HRA tax benefits for individuals with a home loan and staying in rented accommodation:
In this special case wherein you already have a home loan and are staying in rented accommodation, you can claim HRA exemptions pertaining to home loan and rented accommodation. Provided your home and the rented accommodation where you stay are in different cities.
If both the house and the rented accommodation are in the same city, you cannot avail of tax benefit without showing a reason for not staying in your home. This could be done by showing that your workplace is far from your home location, and hence you need to rent a place.
Some points to consider for availing of HRA Tax exemption benefits:
Rent receipts are a must even if you are paying rent to your parents.
If you are staying in your own house, you cannot claim for HRA even if your employer contributes to HRA.
While filling out an ITR, bank statements stand as proof of rent payments.
Landlord’s PAN card is compulsory for any HRA tax exemption exceeding Rs. 1 Lakh.
HRA exemption is allowed under Section 80GG of the Income Tax Act when your salary does not include HRA. Whereas, if your salary includes the HRA, then you can claim for tax deduction under Section 10 (13A).
Besides HRA, you can also claim other tax benefits* from life insurance policies.
As per Section 80C of the Income Tax* Act, premiums paid for any life insurance plan is eligible for a tax deduction.
Tata AIA Life Insurance offers a range of life insurance products to provide for all kinds of insurance seekers:
Term Insurance plans for pure protection and affordable life cover.
Savings solutions for the dual benefit of life cover and guaranteed1 returns on investments.
Wealth solutions for life cover, along with market-linked investment returns.
Retirement solutions to make the later innings of your life financially secured.
By submitting your details, you are giving your consent to receive SMS/Call by Tata AIA Life Insurance Company Limited or its representative, with reference to this solicited inquiry even though you may be registered on the DND list. L&C/Advt/2019/Jan/075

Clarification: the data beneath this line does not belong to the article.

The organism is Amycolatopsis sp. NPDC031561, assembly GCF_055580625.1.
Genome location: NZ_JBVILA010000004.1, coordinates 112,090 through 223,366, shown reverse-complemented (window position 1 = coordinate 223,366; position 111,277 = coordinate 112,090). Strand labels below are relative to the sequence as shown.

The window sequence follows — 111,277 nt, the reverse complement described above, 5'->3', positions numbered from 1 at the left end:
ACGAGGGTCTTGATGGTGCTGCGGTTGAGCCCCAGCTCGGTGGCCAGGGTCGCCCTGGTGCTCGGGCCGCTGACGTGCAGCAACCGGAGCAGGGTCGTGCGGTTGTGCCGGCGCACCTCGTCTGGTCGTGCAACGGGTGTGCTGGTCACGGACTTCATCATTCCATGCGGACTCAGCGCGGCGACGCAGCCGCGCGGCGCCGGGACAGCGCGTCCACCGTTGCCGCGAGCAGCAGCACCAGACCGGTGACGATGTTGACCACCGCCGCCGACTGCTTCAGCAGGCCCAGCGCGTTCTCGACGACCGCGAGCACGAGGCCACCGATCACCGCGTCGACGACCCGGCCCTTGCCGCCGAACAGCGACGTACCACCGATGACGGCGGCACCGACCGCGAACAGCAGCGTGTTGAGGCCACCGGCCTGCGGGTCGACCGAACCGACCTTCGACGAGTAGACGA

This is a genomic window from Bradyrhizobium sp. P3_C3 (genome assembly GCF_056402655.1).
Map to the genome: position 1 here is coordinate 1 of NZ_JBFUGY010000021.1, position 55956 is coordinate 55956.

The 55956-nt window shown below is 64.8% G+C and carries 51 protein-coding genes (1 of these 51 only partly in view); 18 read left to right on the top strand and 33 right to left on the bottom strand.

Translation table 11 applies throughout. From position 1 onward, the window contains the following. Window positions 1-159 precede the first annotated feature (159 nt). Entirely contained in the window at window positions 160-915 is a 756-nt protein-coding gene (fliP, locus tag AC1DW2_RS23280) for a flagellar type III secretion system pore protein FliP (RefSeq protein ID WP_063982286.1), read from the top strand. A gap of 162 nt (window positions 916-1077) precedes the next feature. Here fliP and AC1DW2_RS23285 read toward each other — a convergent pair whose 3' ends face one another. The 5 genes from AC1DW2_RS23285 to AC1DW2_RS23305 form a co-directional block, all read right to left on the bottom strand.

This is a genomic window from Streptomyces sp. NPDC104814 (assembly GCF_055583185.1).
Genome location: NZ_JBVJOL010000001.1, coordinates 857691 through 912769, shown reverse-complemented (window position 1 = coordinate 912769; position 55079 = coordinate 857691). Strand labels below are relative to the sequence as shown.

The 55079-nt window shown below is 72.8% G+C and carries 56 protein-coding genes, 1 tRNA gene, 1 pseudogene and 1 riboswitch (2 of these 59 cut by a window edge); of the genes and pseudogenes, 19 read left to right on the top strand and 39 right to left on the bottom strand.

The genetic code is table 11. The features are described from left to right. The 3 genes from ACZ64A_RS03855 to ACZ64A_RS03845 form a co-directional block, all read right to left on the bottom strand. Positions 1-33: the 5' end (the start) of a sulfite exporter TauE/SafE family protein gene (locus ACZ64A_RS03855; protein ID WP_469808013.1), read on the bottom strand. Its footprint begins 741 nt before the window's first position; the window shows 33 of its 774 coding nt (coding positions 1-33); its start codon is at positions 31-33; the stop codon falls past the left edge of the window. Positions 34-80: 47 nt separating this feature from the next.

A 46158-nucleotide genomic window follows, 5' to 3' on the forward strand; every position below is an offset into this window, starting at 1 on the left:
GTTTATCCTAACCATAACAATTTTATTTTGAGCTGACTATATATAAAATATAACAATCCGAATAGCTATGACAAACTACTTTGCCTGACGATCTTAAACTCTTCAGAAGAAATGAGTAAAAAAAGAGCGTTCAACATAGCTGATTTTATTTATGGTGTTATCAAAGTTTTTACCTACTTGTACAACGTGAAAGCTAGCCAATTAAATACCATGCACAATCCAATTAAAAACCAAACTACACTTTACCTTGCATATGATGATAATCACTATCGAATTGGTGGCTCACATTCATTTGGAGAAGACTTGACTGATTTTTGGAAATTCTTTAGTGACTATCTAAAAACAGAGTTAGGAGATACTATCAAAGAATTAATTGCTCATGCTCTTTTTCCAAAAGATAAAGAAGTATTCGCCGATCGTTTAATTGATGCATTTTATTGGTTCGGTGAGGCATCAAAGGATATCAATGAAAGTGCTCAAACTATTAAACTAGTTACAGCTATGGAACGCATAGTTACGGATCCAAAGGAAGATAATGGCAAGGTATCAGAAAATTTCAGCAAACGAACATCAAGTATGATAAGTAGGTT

Insurance cover is available under the product.
The products are underwritten by Tata AIA Life Insurance Company Ltd.
The plans are not a guaranteed issuance plan, and it will be subject to Company’s underwriting and acceptance.
For more details on risk factors, terms and conditions please read the sales brochure carefully before concluding a sale.
This blog is for information and illustrative purposes only and does not purport to any financial or investment services and do not offer or form part of any offer or recommendation. The information is not and should not be regarded as investment advice or as a recommendation regarding any particular security or course of action.
Please know the associated risks and the applicable charges, from your Insurance agent or the Intermediary or policy document issued by the insurance company.
Every effort is made to ensure that all information contained in this blog is accurate at the date of publication, however, the Tata AIA Life shall not have any liability for any damages of any kind (including but not limited to errors and omissions) whatsoever relating to this material.
1Guaranteed Returns/Payouts depend on Plan Option, Policy Term, Premium Payment Term and Age at entry
*Income Tax benefits would be available as per the prevailing income tax laws, subject to fulfilment of conditions stipulated therein. Income Tax laws are subject to change from time to time. Tata AIA Life Insurance Company Ltd. does not assume responsibility on tax implications mentioned anywhere in this document. Please consult your own tax consultant to know the tax benefits available to you.